Bronze-Tailed Plumeleteer

SCIENTIFIC NAME: Chalybura urochrysia

Bronze-Tailed Plumeleteer

The Bronze-Tailed Plumeleteer is a species of bird in the Trochilidae family.

The Red-footed Plumeleteer is the Costa Rican subspecies C. u. melanorrhoa and has a black, not bronze, tail.

It is 4.33 – 4.72 inches long and weighs 6 grams (female) or 7 grams (male).

Males have bronze-green upperparts, glittering green underparts, a dusky lower belly and a bronze or purple-black tail depending on subspecies.

Females have bronze-green upperparts, gray underparts, including the lower belly, green speckling on the flanks and gray corners to the dusky bronze tail.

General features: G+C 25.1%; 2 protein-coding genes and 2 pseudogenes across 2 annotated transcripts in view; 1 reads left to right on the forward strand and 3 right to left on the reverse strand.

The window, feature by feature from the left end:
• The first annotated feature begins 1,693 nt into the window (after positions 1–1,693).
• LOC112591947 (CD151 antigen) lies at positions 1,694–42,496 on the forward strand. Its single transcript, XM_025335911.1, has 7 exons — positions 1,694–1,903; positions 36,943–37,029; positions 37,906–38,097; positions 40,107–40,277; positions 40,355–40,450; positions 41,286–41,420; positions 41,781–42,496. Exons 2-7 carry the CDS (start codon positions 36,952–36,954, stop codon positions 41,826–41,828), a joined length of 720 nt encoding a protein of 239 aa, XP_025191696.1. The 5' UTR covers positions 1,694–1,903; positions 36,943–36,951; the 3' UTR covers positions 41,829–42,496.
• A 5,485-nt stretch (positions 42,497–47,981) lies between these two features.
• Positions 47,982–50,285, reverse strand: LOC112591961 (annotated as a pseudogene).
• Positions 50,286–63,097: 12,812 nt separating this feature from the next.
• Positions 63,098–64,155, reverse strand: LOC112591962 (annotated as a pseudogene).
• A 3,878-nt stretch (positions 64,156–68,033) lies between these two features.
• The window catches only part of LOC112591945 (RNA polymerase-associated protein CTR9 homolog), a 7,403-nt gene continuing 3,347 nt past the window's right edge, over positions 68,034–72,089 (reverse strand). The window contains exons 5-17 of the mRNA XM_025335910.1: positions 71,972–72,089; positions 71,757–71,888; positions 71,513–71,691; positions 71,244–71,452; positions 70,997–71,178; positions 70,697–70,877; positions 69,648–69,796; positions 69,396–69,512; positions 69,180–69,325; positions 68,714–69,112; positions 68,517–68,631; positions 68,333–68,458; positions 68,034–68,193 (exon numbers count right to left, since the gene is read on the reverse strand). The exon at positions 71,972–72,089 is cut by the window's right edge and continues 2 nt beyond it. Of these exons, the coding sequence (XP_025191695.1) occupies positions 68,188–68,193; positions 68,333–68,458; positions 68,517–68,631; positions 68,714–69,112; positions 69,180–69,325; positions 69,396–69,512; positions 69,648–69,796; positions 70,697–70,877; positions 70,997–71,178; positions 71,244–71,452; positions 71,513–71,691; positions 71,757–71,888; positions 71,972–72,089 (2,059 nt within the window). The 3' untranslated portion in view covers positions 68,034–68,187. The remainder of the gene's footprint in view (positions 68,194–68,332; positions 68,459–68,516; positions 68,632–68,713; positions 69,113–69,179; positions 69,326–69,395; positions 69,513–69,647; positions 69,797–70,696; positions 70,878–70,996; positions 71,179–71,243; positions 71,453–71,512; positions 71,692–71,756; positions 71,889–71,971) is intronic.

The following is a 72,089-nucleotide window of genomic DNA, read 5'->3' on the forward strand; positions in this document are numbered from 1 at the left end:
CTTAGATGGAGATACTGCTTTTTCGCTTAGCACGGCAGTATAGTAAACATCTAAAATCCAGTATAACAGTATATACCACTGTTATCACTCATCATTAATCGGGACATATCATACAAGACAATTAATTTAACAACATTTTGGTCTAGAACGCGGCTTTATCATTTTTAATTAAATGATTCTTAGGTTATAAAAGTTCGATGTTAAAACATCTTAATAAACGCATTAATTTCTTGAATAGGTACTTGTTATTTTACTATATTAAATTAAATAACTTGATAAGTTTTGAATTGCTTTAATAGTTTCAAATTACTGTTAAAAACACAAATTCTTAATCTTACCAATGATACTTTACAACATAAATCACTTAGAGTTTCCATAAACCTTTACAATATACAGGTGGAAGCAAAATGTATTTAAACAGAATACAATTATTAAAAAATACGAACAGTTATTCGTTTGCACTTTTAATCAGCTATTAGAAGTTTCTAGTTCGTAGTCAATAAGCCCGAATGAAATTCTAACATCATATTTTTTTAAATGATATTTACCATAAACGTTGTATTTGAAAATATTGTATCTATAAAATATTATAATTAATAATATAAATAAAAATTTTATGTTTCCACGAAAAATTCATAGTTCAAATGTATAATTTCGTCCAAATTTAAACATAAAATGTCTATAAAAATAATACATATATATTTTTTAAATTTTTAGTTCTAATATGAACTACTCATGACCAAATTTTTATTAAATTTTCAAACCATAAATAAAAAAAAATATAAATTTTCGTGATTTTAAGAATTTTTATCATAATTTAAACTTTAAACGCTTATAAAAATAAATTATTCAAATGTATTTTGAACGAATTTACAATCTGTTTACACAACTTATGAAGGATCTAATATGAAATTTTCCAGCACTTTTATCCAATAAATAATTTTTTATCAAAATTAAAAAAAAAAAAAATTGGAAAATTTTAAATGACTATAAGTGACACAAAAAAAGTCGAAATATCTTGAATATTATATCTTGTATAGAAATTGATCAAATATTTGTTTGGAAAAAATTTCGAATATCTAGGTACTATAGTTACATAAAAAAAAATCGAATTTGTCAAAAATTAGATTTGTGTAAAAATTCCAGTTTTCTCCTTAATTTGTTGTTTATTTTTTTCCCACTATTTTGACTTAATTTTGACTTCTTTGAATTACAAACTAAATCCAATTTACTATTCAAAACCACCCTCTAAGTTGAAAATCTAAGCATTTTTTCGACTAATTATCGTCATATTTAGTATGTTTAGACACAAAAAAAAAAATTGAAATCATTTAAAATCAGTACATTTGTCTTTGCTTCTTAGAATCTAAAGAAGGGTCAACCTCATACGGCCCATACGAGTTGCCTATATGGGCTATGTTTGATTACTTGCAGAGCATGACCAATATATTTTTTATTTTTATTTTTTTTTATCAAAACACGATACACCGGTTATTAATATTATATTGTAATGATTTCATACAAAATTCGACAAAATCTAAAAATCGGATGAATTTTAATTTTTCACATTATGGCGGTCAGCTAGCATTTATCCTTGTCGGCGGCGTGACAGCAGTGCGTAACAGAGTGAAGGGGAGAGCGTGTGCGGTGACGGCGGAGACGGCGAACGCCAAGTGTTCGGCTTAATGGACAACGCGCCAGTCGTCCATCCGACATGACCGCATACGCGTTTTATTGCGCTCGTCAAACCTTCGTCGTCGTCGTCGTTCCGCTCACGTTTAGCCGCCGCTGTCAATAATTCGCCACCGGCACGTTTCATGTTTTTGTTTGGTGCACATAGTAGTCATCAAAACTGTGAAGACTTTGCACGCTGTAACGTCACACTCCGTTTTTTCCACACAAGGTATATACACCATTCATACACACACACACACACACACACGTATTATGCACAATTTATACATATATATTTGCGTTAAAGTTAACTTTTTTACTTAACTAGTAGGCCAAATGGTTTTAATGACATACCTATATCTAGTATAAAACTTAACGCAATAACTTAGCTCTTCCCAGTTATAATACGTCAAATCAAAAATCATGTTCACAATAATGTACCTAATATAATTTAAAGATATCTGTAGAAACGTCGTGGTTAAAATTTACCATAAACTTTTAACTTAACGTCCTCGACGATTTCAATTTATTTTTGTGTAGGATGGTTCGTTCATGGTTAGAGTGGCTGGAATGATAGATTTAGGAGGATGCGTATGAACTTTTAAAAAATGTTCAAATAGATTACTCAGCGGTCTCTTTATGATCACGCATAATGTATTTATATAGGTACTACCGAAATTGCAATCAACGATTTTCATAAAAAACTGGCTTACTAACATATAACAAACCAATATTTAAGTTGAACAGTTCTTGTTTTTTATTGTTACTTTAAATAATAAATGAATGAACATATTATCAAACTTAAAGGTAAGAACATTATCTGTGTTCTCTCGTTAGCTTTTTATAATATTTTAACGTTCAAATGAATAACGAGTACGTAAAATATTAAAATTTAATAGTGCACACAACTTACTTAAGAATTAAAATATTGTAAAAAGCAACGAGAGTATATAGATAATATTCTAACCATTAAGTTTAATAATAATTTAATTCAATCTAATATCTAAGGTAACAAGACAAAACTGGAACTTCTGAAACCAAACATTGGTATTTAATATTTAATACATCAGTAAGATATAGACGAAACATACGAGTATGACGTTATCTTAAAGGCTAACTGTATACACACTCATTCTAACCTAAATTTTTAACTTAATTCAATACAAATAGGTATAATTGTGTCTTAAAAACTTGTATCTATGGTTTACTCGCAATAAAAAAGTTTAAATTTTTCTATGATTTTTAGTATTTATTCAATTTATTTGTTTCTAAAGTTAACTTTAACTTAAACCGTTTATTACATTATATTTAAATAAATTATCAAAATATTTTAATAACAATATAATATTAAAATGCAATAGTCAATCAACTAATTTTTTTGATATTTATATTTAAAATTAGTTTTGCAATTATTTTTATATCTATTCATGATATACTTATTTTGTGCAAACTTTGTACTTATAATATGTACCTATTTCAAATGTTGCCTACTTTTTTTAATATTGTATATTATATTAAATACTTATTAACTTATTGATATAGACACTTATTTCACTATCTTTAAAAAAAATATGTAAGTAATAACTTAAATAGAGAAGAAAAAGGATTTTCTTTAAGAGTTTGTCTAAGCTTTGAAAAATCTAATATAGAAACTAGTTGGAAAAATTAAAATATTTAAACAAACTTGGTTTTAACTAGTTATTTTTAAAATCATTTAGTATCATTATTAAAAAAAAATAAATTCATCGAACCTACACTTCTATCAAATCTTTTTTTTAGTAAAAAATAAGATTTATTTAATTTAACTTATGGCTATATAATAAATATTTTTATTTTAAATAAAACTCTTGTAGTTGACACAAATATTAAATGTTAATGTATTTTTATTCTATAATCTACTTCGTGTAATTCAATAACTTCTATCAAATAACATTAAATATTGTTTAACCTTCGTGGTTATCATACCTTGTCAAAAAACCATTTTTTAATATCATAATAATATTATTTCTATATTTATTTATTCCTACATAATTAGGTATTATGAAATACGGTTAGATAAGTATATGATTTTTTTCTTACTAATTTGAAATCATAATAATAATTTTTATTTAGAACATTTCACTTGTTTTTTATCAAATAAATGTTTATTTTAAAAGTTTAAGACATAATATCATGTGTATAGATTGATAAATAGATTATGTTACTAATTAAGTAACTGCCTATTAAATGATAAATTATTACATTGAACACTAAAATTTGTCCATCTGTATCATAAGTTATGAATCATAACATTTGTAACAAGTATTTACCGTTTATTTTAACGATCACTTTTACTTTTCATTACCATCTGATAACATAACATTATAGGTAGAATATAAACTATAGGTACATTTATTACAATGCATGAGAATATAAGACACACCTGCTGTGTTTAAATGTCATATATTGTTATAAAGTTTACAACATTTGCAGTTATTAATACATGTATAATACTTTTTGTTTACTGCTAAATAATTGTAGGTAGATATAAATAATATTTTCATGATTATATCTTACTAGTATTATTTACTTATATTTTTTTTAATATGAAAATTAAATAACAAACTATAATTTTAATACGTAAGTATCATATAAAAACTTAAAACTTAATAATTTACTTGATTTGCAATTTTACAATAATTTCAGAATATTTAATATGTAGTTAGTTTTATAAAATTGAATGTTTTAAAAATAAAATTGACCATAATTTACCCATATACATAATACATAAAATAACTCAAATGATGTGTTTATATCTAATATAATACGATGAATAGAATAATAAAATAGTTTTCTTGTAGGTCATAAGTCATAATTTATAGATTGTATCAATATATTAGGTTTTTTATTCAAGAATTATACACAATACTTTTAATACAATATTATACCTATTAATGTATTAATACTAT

Both sexes have pink or red feet.

Young birds resemble the adults, but have buff feather tips to the head, neck and rump feathers.

Has a high metallic "chip" call, and the male’s song is a soft “ter-pleeleeleelee ter-pleeleeleelee ter-pleeleeleelee ter-pleee”.

It is aggressive, territorial, and usually dominant. The male will defend large clumps of Heliconia and other large flowers.

Inhabit forests and have a preference for edges, gaps and secondary growth. It occurs in the Caribbean lowlands, typically up to an elevation of 700 meters.

Central America and South America from eastern Honduras to northwestern Ecuador.

Nest is a deep cup of plant fibers less than 1.5 meters high in a small shrub. The female alone incubates the two white eggs.




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